My primary argument in favour of free music runs a little like the following:

I have an insatiable appetite for music. It is, quite simply, one of the most important things in my life. I do not, however, have a large disposable income and can rarely afford to buy new music. Yet I do not accept that this means I should not listen to new music. Just because I choose not to (or am unable to) earn more money does not mean I should not be able to listen to as much music as I like. Why should the person who earns more money than me (which may be through luck or by sacrificing ethical principles) be in a position to listen to more music than me?

The counter-argument which I wish to engage with runs a little like this:

Oh, you beautiful soul! It is all well and good saying that your music should be free. I too would like free music! But what about those who produce it? Why should they not be paid for their investment and labour? Why should your ‘demand’ for free music mean they cannot afford to eat, live and buy music themselves?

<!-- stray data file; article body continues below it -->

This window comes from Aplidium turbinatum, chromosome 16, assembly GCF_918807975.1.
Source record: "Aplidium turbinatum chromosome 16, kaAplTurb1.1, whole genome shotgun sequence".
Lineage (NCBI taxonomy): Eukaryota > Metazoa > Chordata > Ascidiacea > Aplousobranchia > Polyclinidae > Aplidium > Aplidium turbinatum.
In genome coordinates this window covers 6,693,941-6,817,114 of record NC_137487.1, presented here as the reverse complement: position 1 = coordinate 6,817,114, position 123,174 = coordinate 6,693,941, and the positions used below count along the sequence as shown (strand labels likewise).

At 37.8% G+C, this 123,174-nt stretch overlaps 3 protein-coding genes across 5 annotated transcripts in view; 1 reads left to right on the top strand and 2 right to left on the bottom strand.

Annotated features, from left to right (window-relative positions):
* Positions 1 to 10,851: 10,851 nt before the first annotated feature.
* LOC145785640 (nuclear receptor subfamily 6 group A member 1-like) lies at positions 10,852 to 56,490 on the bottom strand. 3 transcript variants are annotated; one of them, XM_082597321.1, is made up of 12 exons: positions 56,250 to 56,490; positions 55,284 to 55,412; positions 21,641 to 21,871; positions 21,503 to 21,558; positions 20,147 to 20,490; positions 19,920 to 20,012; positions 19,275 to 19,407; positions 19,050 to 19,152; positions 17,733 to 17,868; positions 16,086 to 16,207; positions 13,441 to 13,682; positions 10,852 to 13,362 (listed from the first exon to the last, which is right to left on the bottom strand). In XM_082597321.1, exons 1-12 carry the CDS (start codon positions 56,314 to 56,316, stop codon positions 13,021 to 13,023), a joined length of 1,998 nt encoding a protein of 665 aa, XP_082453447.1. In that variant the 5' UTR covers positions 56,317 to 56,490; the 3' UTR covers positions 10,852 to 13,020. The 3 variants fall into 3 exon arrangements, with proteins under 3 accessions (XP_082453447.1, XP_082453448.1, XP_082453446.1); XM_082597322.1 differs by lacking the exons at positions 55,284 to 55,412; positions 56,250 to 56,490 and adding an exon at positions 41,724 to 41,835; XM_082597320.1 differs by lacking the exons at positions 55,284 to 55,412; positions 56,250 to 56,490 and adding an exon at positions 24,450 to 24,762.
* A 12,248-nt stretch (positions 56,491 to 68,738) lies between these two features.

I think there are powerful pragmatic responses to this argument (which my Records on Ribs co-founder Alex wrote about here– although there are significant disagreements between us), but it is with ethics I am concerning myself here. And I think the first thing to do is to acknowledge that the anti-free argument I’ve just outlined is a powerful one.

Just as I care passionately about music, I care passionately about musicians. I am a musician myself, and many of my best friends play and make music (though I do not claim that this gives me any special insight of privilege on the rights and wrongs of releasing music for free). I want them to be able to carry on making the best music they can, and I want them to live healthy, happy lifestyles free from money worries.